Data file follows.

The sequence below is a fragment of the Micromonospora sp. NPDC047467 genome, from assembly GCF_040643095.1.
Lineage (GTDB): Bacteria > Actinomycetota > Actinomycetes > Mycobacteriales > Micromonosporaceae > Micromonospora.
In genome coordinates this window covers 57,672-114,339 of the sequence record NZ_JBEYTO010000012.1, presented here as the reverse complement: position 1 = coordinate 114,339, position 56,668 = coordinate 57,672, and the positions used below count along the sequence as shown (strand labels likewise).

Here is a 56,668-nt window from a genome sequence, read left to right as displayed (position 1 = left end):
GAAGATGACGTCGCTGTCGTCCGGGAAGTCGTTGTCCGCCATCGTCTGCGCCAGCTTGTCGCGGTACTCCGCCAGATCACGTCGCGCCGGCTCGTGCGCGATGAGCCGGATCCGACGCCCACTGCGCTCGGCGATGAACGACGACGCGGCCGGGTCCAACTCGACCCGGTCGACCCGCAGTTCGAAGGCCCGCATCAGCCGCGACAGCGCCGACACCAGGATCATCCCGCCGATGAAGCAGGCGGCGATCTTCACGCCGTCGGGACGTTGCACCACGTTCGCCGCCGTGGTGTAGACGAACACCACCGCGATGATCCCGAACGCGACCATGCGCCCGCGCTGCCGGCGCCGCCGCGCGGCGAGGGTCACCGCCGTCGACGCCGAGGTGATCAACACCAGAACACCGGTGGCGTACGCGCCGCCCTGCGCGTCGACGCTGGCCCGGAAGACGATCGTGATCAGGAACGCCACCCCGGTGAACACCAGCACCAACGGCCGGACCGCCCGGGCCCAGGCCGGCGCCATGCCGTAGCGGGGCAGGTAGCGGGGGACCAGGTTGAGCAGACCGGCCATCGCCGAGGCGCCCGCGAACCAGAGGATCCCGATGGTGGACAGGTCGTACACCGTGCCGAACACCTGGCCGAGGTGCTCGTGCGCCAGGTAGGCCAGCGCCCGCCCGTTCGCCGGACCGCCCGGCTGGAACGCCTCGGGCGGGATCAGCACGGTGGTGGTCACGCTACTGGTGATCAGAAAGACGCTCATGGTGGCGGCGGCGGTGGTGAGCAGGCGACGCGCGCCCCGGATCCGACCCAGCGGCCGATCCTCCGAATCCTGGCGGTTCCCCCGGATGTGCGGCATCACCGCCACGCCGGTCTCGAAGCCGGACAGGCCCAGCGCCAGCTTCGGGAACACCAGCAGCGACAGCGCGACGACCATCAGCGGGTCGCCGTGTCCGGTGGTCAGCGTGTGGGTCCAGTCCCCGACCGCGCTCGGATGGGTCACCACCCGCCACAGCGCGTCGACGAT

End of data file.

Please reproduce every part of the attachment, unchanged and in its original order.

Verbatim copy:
The sequence below is a fragment of the Micromonospora sp. NPDC047467 genome, from assembly GCF_040643095.1.
Lineage (GTDB): Bacteria > Actinomycetota > Actinomycetes > Mycobacteriales > Micromonosporaceae > Micromonospora.
In genome coordinates this window covers 57,672-114,339 of the sequence record NZ_JBEYTO010000012.1, presented here as the reverse complement: position 1 = coordinate 114,339, position 56,668 = coordinate 57,672, and the positions used below count along the sequence as shown (strand labels likewise).

Here is a 56,668-nt window from a genome sequence, read left to right as displayed (position 1 = left end):
GAAGATGACGTCGCTGTCGTCCGGGAAGTCGTTGTCCGCCATCGTCTGCGCCAGCTTGTCGCGGTACTCCGCCAGATCACGTCGCGCCGGCTCGTGCGCGATGAGCCGGATCCGACGCCCACTGCGCTCGGCGATGAACGACGACGCGGCCGGGTCCAACTCGACCCGGTCGACCCGCAGTTCGAAGGCCCGCATCAGCCGCGACAGCGCCGACACCAGGATCATCCCGCCGATGAAGCAGGCGGCGATCTTCACGCCGTCGGGACGTTGCACCACGTTCGCCGCCGTGGTGTAGACGAACACCACCGCGATGATCCCGAACGCGACCATGCGCCCGCGCTGCCGGCGCCGCCGCGCGGCGAGGGTCACCGCCGTCGACGCCGAGGTGATCAACACCAGAACACCGGTGGCGTACGCGCCGCCCTGCGCGTCGACGCTGGCCCGGAAGACGATCGTGATCAGGAACGCCACCCCGGTGAACACCAGCACCAACGGCCGGACCGCCCGGGCCCAGGCCGGCGCCATGCCGTAGCGGGGCAGGTAGCGGGGGACCAGGTTGAGCAGACCGGCCATCGCCGAGGCGCCCGCGAACCAGAGGATCCCGATGGTGGACAGGTCGTACACCGTGCCGAACACCTGGCCGAGGTGCTCGTGCGCCAGGTAGGCCAGCGCCCGCCCGTTCGCCGGACCGCCCGGCTGGAACGCCTCGGGCGGGATCAGCACGGTGGTGGTCACGCTACTGGTGATCAGAAAGACGCTCATGGTGGCGGCGGCGGTGGTGAGCAGGCGACGCGCGCCCCGGATCCGACCCAGCGGCCGATCCTCCGAATCCTGGCGGTTCCCCCGGATGTGCGGCATCACCGCCACGCCGGTCTCGAAGCCGGACAGGCCCAGCGCCAGCTTCGGGAACACCAGCAGCGACAGCGCGACGACCATCAGCGGGTCGCCGTGTCCGGTGGTCAGCGTGTGGGTCCAGTCCCCGACCGCGCTCGGATGGGTCACCACCCGCCACAGCGCGTCGACGAT